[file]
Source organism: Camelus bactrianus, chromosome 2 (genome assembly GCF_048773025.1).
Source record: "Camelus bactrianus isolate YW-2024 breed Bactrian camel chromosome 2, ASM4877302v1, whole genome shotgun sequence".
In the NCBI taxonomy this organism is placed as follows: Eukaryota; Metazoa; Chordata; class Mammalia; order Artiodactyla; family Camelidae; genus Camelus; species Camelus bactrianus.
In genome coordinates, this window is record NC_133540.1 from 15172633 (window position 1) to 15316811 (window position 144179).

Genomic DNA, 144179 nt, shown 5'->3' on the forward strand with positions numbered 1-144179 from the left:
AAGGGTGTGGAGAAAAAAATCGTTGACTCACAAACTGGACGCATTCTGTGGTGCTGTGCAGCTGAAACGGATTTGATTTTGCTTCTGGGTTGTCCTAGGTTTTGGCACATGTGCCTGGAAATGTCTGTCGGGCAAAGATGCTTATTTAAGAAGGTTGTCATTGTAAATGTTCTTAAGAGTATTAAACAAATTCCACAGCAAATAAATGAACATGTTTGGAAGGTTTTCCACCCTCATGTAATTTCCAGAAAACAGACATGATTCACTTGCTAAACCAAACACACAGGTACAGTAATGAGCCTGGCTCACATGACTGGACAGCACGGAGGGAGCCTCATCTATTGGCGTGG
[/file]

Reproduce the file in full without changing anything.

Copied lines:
Source organism: Camelus bactrianus, chromosome 2 (genome assembly GCF_048773025.1).
Source record: "Camelus bactrianus isolate YW-2024 breed Bactrian camel chromosome 2, ASM4877302v1, whole genome shotgun sequence".
In the NCBI taxonomy this organism is placed as follows: Eukaryota; Metazoa; Chordata; class Mammalia; order Artiodactyla; family Camelidae; genus Camelus; species Camelus bactrianus.
In genome coordinates, this window is record NC_133540.1 from 15172633 (window position 1) to 15316811 (window position 144179).

Genomic DNA, 144179 nt, shown 5'->3' on the forward strand with positions numbered 1-144179 from the left:
AAGGGTGTGGAGAAAAAAATCGTTGACTCACAAACTGGACGCATTCTGTGGTGCTGTGCAGCTGAAACGGATTTGATTTTGCTTCTGGGTTGTCCTAGGTTTTGGCACATGTGCCTGGAAATGTCTGTCGGGCAAAGATGCTTATTTAAGAAGGTTGTCATTGTAAATGTTCTTAAGAGTATTAAACAAATTCCACAGCAAATAAATGAACATGTTTGGAAGGTTTTCCACCCTCATGTAATTTCCAGAAAACAGACATGATTCACTTGCTAAACCAAACACACAGGTACAGTAATGAGCCTGGCTCACATGACTGGACAGCACGGAGGGAGCCTCATCTATTGGCGTGG